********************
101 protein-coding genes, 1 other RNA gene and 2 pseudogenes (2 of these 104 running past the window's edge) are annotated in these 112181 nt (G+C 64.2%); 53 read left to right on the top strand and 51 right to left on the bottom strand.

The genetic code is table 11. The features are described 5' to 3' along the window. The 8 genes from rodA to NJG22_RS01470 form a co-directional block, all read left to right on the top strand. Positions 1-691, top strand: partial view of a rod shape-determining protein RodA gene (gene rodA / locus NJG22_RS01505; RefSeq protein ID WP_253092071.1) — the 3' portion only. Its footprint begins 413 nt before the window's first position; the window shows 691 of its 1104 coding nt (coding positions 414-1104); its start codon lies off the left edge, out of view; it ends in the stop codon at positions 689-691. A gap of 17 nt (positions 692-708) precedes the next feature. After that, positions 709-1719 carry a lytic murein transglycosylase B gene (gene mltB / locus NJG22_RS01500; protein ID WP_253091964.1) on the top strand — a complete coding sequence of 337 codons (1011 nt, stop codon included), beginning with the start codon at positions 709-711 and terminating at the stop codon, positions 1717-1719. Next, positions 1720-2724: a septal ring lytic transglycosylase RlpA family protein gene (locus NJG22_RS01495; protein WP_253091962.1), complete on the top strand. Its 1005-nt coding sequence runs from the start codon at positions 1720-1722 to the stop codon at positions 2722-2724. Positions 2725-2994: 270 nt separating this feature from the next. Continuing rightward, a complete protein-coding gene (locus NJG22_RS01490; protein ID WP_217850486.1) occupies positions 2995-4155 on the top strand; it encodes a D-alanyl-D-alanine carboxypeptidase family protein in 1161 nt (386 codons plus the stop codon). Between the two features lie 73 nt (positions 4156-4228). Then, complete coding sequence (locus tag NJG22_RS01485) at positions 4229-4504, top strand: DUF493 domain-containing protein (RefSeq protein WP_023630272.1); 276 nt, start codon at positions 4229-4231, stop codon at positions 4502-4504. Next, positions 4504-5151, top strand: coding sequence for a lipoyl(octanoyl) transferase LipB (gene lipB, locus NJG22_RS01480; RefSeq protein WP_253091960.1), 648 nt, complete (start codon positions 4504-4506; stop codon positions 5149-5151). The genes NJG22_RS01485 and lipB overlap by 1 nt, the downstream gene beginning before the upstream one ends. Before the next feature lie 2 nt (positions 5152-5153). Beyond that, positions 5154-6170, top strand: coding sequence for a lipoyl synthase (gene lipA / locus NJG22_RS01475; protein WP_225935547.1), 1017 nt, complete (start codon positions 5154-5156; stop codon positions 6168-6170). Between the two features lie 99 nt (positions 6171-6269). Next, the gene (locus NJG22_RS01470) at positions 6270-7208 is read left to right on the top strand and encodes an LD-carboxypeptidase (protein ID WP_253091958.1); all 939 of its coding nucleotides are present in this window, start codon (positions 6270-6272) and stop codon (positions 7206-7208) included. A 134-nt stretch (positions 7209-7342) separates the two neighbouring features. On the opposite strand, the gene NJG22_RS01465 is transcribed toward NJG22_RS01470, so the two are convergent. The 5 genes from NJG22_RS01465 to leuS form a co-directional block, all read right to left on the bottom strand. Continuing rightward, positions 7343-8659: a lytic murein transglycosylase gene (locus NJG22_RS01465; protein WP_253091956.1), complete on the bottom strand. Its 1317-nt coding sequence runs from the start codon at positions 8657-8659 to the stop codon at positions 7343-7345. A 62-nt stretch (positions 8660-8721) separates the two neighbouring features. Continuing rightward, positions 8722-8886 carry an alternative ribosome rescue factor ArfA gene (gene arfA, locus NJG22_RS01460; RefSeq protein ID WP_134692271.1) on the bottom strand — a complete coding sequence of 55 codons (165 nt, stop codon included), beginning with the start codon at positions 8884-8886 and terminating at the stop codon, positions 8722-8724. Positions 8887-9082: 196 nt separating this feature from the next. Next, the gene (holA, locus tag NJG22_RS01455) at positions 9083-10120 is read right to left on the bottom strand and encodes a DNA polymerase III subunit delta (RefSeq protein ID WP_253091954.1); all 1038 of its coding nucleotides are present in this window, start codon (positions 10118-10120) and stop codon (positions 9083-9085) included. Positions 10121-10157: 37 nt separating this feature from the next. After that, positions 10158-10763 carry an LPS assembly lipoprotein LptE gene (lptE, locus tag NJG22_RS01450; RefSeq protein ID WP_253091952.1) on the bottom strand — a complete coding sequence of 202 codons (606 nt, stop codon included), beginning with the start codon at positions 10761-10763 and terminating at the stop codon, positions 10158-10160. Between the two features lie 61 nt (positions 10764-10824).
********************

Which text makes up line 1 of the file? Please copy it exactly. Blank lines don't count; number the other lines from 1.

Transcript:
101 protein-coding genes, 1 other RNA gene and 2 pseudogenes (2 of these 104 running past the window's edge) are annotated in these 112181 nt (G+C 64.2%); 53 read left to right on the top strand and 51 right to left on the bottom strand.